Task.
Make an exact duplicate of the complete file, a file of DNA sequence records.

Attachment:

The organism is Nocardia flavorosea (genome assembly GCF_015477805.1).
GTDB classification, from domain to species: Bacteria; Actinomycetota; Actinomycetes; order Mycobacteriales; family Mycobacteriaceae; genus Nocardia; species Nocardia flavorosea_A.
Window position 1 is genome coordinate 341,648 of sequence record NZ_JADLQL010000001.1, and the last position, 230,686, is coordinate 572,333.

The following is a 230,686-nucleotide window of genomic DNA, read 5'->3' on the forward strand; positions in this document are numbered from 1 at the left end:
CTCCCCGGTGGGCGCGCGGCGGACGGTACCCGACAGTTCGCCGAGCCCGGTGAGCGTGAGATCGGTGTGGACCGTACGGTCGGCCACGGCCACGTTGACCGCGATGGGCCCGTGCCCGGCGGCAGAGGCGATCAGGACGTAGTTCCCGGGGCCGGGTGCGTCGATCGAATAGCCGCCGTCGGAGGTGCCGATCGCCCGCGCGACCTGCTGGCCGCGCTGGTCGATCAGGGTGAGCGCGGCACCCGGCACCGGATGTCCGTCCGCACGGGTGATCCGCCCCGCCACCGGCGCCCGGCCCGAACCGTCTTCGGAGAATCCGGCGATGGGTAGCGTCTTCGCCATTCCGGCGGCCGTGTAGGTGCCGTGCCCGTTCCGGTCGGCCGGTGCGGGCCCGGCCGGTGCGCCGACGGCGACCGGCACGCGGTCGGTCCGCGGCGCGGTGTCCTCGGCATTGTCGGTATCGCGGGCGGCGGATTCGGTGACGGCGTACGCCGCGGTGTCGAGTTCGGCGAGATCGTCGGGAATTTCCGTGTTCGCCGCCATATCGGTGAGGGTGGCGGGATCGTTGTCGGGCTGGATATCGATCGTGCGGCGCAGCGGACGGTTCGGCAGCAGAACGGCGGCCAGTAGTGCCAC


The organism is Nocardia flavorosea (genome assembly GCF_015477805.1).
GTDB classification, from domain to species: Bacteria; Actinomycetota; Actinomycetes; order Mycobacteriales; family Mycobacteriaceae; genus Nocardia; species Nocardia flavorosea_A.
Window position 1 is genome coordinate 341,648 of sequence record NZ_JADLQL010000001.1, and the last position, 230,686, is coordinate 572,333.

The following is a 230,686-nucleotide window of genomic DNA, read 5'->3' on the forward strand; positions in this document are numbered from 1 at the left end:
CTCCCCGGTGGGCGCGCGGCGGACGGTACCCGACAGTTCGCCGAGCCCGGTGAGCGTGAGATCGGTGTGGACCGTACGGTCGGCCACGGCCACGTTGACCGCGATGGGCCCGTGCCCGGCGGCAGAGGCGATCAGGACGTAGTTCCCGGGGCCGGGTGCGTCGATCGAATAGCCGCCGTCGGAGGTGCCGATCGCCCGCGCGACCTGCTGGCCGCGCTGGTCGATCAGGGTGAGCGCGGCACCCGGCACCGGATGTCCGTCCGCACGGGTGATCCGCCCCGCCACCGGCGCCCGGCCCGAACCGTCTTCGGAGAATCCGGCGATGGGTAGCGTCTTCGCCATTCCGGCGGCCGTGTAGGTGCCGTGCCCGTTCCGGTCGGCCGGTGCGGGCCCGGCCGGTGCGCCGACGGCGACCGGCACGCGGTCGGTCCGCGGCGCGGTGTCCTCGGCATTGTCGGTATCGCGGGCGGCGGATTCGGTGACGGCGTACGCCGCGGTGTCGAGTTCGGCGAGATCGTCGGGAATTTCCGTGTTCGCCGCCATATCGGTGAGGGTGGCGGGATCGTTGTCGGGCTGGATATCGATCGTGCGGCGCAGCGGACGGTTCGGCAGCAGAACGGCGGCCAGTAGTGCCAC